Canadian Forest Service Publications
Two sides of a coin: host-plant synchrony fitness trade-offs in the population dynamics of western spruce budworm. Régnière, J.; Nealis, V.G. 2018. Insect Sci. 25: 117-126.
Available from: Laurentian Forestry Centre
Catalog ID: 37400
CFS Availability: PDF (request by e-mail)
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Conifer-feeding spruce budworms emerge from overwintering sites as small larvae in early spring, several days before budburst, and mine old needles. These early-emerging larvae suffer considerable mortality during this foraging period as they disperse in search of available, current-year buds. Once buds flush, surviving budworms construct feeding shelters and must complete maturation before fresh host foliage senesces and lignifies later in the summer. Late-developing larvae suffer greater mortality and survivors have lower fecundity when feeding on older foliage. Thus, there is a seasonal trade-off in fitness associated with host synchrony: early-emerging budworms have a greater risk of mortality during spring dispersal but gain better access to the most nutritious foliage while on the other hand late-emerging larvae incur a lower risk during the initial foraging period but must contend with rapidly diminishing resource quality at the end of the feeding period. We investigate the balance that results from these early-season and late-season synchrony fitness trade-offs using the concept of the phenological window. Parameters associated with the variation in the phenological window are used to estimate generational fitness as a function of host-plant synchrony. Because defoliation modifies these relationships, it is also included in the analysis. We show that fitness trade-offs characterizing the phenological window result in a robust synchrony relationship between budworm and host-plant over a wide geographic range in southern British Columbia, Canada.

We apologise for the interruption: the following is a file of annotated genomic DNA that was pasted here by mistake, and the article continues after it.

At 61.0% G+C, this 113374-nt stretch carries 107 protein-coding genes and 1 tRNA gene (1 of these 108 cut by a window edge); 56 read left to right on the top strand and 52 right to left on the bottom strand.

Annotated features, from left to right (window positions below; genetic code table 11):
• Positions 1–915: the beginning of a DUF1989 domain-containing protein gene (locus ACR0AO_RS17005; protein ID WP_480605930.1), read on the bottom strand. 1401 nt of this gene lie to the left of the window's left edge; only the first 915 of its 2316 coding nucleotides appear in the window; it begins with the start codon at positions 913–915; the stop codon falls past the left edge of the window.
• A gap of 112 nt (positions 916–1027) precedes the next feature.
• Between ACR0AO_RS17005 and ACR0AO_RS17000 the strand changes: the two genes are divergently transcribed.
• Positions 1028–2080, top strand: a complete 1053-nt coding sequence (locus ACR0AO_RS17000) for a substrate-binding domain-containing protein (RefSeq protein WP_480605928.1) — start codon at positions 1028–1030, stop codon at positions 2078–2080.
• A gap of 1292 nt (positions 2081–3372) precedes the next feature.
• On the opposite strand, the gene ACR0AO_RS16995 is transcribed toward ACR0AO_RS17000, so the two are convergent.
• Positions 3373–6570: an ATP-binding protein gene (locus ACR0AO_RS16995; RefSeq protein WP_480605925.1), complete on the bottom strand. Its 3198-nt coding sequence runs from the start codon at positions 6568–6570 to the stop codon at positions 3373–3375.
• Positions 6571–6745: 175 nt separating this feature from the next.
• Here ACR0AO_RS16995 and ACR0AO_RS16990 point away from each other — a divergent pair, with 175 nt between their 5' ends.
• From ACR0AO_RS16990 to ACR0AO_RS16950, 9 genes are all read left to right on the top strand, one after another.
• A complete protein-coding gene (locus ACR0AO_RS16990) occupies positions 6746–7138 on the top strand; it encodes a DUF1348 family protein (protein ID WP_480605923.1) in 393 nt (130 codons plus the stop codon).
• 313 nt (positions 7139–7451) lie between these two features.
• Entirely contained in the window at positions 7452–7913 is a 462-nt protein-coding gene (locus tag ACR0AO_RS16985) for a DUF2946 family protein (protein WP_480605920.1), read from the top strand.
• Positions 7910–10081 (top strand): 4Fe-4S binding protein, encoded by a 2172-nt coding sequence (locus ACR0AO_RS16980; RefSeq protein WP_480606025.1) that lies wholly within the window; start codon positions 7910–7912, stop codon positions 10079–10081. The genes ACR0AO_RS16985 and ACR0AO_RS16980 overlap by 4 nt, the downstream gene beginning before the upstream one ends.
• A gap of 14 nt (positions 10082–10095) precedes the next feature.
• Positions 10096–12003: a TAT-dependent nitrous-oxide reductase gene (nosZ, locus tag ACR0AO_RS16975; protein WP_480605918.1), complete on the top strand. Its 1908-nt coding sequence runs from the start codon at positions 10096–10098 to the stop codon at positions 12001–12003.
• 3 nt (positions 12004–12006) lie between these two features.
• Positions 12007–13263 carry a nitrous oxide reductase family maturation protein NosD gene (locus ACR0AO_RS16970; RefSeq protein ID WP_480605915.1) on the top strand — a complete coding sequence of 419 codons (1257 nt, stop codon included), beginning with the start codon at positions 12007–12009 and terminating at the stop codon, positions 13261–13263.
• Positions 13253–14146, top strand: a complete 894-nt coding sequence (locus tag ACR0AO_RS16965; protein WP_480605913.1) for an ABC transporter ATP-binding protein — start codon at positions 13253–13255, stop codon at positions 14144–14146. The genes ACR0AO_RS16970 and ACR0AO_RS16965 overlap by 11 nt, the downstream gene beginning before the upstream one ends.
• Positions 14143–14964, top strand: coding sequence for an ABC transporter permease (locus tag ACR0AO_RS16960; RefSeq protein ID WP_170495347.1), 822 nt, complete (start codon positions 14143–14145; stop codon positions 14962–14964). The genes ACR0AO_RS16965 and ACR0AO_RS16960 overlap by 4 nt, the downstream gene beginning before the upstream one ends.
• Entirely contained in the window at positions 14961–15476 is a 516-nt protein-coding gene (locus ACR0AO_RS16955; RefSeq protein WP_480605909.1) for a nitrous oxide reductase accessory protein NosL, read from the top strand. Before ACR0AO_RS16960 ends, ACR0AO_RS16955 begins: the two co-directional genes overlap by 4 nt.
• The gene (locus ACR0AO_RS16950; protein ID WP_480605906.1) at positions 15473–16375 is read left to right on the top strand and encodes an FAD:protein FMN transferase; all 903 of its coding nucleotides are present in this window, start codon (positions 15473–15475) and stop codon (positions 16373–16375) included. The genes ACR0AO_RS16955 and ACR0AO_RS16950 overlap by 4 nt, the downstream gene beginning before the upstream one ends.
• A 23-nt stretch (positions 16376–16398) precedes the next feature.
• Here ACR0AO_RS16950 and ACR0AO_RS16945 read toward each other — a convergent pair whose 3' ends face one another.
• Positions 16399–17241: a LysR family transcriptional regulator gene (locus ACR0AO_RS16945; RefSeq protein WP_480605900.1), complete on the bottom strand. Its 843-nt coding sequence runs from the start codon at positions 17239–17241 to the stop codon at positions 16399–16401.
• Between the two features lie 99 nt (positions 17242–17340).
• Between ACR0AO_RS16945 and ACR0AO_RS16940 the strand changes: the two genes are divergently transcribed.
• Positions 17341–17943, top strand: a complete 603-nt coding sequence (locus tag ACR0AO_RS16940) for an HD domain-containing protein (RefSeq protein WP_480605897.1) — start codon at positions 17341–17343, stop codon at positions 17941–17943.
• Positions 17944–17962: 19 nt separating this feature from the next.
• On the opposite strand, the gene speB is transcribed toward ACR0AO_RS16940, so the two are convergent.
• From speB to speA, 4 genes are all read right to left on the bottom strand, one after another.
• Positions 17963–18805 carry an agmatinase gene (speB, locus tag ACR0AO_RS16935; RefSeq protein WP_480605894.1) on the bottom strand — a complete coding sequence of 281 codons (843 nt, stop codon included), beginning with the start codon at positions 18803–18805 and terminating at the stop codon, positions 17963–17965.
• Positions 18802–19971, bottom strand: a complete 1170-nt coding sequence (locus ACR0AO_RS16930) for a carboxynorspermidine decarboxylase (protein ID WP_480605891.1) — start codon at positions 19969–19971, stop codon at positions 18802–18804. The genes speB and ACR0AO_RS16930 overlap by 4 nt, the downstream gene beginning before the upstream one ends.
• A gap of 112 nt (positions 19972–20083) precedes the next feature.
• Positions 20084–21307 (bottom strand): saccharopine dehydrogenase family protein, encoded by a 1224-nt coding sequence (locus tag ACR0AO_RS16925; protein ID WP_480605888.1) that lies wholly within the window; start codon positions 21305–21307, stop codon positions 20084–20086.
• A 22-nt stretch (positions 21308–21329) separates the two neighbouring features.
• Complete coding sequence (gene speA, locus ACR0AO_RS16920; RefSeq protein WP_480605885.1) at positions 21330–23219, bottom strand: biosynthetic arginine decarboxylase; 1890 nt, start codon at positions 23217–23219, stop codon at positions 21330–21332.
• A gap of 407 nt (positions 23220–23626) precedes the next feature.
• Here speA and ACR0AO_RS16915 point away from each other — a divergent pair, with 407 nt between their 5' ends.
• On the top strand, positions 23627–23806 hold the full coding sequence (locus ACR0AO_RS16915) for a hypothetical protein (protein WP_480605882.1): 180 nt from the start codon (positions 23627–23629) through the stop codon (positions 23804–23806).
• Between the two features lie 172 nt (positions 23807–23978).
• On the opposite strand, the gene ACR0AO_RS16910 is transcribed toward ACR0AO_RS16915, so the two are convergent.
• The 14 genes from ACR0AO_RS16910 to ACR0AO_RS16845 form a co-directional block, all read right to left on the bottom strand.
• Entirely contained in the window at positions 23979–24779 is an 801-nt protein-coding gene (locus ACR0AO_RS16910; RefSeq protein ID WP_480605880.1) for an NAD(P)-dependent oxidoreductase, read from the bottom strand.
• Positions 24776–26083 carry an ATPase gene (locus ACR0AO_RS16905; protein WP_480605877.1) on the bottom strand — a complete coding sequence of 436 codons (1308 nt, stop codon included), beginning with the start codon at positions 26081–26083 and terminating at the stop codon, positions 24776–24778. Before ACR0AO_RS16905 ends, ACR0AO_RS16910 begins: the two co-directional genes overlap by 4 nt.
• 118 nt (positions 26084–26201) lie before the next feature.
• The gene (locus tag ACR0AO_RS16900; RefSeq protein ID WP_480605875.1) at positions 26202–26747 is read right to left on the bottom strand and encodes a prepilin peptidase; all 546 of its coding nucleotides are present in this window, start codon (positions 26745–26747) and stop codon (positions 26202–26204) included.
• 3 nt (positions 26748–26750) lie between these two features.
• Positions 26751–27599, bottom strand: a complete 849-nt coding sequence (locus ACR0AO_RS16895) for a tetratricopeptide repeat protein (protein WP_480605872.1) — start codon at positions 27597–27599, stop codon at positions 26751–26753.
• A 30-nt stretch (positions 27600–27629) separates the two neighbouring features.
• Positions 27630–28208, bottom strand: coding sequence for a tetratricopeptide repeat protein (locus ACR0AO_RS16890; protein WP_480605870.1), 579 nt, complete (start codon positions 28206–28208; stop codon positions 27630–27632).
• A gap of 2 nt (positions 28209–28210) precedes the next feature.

Plain Language Summary
In this study, the researchers examined the synchrony between the western spruce budworm and its host, Douglas fir, for the entire period starting with the moment larvae emerge in the spring, through their feeding period, until they pupate in midsummer (concept of a “phenological window”).
The researchers showed that variation in synchrony between the emergence of budworm larvae in the spring and the availability of current-year buds has a lesser impact on budworm survival than expected. This is explained by early-emerging larvae losses being compensated by an increased survival rate of last instar larvae and greater fecundity in adults. Larvae that emerge early and survive therefore have access to an abundance of nutritious foliage.
The concept of a “phenological window” can be used to examine differences in host tree sensitivity or the impact of climate change on such sensitivity due to the seasonality of the host tree and herbivore insect.
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